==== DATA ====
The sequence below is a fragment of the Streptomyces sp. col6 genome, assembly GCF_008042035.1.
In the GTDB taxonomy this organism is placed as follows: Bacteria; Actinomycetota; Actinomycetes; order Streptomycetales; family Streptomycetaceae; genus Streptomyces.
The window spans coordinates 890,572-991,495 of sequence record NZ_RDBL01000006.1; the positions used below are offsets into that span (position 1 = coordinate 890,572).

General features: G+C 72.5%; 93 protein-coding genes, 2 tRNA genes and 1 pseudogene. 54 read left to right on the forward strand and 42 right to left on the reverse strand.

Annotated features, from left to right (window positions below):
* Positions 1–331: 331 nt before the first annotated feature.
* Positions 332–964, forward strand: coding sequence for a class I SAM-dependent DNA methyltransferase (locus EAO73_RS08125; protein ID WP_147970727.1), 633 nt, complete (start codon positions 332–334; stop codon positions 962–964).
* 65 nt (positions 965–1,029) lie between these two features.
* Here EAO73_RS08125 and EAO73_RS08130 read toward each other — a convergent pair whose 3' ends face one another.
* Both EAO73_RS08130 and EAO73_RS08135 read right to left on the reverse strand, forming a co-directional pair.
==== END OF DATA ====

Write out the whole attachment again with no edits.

The sequence below is a fragment of the Streptomyces sp. col6 genome, assembly GCF_008042035.1.
In the GTDB taxonomy this organism is placed as follows: Bacteria; Actinomycetota; Actinomycetes; order Streptomycetales; family Streptomycetaceae; genus Streptomyces.
The window spans coordinates 890,572-991,495 of sequence record NZ_RDBL01000006.1; the positions used below are offsets into that span (position 1 = coordinate 890,572).

General features: G+C 72.5%; 93 protein-coding genes, 2 tRNA genes and 1 pseudogene. 54 read left to right on the forward strand and 42 right to left on the reverse strand.

Annotated features, from left to right (window positions below):
* Positions 1–331: 331 nt before the first annotated feature.
* Positions 332–964, forward strand: coding sequence for a class I SAM-dependent DNA methyltransferase (locus EAO73_RS08125; protein ID WP_147970727.1), 633 nt, complete (start codon positions 332–334; stop codon positions 962–964).
* 65 nt (positions 965–1,029) lie between these two features.
* Here EAO73_RS08125 and EAO73_RS08130 read toward each other — a convergent pair whose 3' ends face one another.
* Both EAO73_RS08130 and EAO73_RS08135 read right to left on the reverse strand, forming a co-directional pair.